The relationship that Heaney writes about between himself and his father

I am going to compare two different poems written by Seamus Heaney. The names of these two poems are “Digging” and “Follower”. Both of these poems were written when Seamus Heaney had started his career in poetry. Heaney was the eldest of nine children and grew up in poor conditions, as his father was a potato farmer, just as his forefathers. The poems are basically Heaney’s autobiography, where he is explaining what happened in his past. Heaney was born when there were Catholic and Protestant riots were occurring and it was a troubled time for him and his family.

The two poems are similar because they both describe Heaney at a young age, when he used to be “tripping, falling, yapping always”. This was meant to prove that Heaney was always behind his father, but the second poem has a real twist to it at the end, which I will describe to you further in to this essay. Heaney is probably writing this poem in his room, and looking out into his old farm which is bringing back his memories of being a child.

His room would be dimly lit to show the bluntness in his vocabulary.

This also depicts that fact that his language is not flowery, or there is no glorification of any part of his father’s job, but just going straight to the point. He does not in any way denigrate the job either, but just keeps it simply and straight to the point. I think that Heaney would’ve been in his dimly lit room (as explained above) and is picturing his father in a hat, with a grey coat on and his “coarse boot nestled on the lug, against the inside knee was levered firmly”.

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Heaney’s language here conveys to us the point that he used language that reflects the traditional down-to-earth nature of his ancestors.

What I mean here, is that most other writers would glorify these sentences and add extra vocabulary to add to the effect, but Heaney’s draws in the reader’s interest by keeping it simple and concise. The relationship between Heaney and his father is exposed in the second line, “The squat pen rests; snug as a gun”, and it can be compared to line 4, “Then the spade sinks… ” Here, Heaney is trying to force through the point that his father’s profession was a farmer, and his weapon was a spade, whereas, Heaney’s profession is a writer and his dangerous weapon is the pen.

The pen also had enormous power and when the pen is used incorrectly, it can too cause damage. Heaney’s pen gives him the eccentricity and power which he felt he lacked as a child due to the restricted conditions. The pen freed him from his restrictions that he had a child and the pen if offering him dangerous new possibilities. This emphasises the point that Heaney lacked attention and had wished to get it with the power of his pen. Heaney believes that the pen can be as powerful as the spade. This is proven in line 2 – “The squat pen rests; snug as a gun”.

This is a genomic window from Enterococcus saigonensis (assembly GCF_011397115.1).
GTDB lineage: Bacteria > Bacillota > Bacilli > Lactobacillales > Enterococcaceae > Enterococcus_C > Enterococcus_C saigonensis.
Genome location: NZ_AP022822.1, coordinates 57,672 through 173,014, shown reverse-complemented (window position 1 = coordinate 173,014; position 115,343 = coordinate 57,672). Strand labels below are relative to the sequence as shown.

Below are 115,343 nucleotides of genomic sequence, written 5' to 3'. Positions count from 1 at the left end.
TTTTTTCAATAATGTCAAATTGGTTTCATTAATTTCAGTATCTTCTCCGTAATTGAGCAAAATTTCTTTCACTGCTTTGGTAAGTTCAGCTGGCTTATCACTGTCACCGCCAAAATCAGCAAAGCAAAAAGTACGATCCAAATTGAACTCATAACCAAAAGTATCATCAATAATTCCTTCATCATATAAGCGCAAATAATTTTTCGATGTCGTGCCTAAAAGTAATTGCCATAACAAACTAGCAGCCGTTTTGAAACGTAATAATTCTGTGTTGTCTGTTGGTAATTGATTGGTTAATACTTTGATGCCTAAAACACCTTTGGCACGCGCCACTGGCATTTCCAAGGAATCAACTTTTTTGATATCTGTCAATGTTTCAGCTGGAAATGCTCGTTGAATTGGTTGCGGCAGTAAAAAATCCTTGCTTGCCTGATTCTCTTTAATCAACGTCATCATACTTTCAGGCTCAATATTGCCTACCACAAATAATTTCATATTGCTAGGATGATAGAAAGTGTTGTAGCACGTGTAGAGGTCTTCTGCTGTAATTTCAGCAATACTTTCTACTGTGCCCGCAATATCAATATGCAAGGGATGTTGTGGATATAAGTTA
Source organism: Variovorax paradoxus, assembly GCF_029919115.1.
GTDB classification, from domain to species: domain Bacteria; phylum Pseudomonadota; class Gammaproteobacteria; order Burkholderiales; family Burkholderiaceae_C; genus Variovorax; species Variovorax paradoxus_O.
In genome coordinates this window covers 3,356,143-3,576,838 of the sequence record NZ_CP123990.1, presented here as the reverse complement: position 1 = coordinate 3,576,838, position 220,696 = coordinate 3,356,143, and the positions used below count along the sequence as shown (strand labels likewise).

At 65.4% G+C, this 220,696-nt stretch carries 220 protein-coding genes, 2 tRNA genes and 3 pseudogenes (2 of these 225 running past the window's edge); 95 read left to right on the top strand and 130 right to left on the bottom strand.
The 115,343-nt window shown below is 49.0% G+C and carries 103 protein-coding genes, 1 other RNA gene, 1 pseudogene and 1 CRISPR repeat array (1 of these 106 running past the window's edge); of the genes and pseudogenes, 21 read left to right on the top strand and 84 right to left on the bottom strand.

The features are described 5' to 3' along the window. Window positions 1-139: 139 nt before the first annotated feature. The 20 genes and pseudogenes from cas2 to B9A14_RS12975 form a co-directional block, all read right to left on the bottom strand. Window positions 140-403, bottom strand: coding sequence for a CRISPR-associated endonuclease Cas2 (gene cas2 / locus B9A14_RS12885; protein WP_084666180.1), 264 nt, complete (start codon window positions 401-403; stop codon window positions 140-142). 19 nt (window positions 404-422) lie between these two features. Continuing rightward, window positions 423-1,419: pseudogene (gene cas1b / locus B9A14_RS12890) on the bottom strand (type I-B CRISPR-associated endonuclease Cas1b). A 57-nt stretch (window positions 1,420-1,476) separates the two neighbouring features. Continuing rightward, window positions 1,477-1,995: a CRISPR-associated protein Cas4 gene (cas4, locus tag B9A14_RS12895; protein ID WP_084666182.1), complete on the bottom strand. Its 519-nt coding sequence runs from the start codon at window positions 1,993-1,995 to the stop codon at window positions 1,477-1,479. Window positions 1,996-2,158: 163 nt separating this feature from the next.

This means that when the pen is not in use, it is just a potential threat, but when it is used incorrectly, it can be as dangerous as a gun, and a gun is surely more powerful than a spade. The relationship between him and his father is flowing at times, for example, when enjambment is used between lines five and six. “My father digging. I look down Till his straining rump among the flowerbeds”. The second stanza ends at the word “down” and the third stanza begins at the word “Till”. Enjambment is used to keep the rhythm of the poem continuously flowing and to keep the readers in the frame of the poem.

Enjambment is also used to show that the poem is digging further into his memories. Heaney liked harsh and blunt sounds such as “lug”, “coarse”, “nestled” and “heaving sods”. These words don’t have a squeaky sound to them, whereas, the words like “nicking” and “slicing” do. What I mean by blunt is that the words aren’t sharp or high, but easy to say, and uses less effort, meaning that more effort can be used in the work being done. The poem is basically about Heaney’s admiration for his father. “By god, the old man could handle a spade, Just like his old man…

My grandfather cut more turf in a day, than any other man in Toners Bog”. In these quotes, he is portraying to us how much he admires his forefathers. He is exaggerating the fact that his grandfather cut more turf in a day than any other man in Toners Bog. He is exaggerating it because is substantiates that fact that his grandfather was the greatest potato farmer of all time, and that his speed and skill together was indestructible. He states that his grandfather is not any old potato farmer, but a very unique one indeed. The speed, I have verified above, but the skill of his grandfather-“Nicking and slicing neatly”.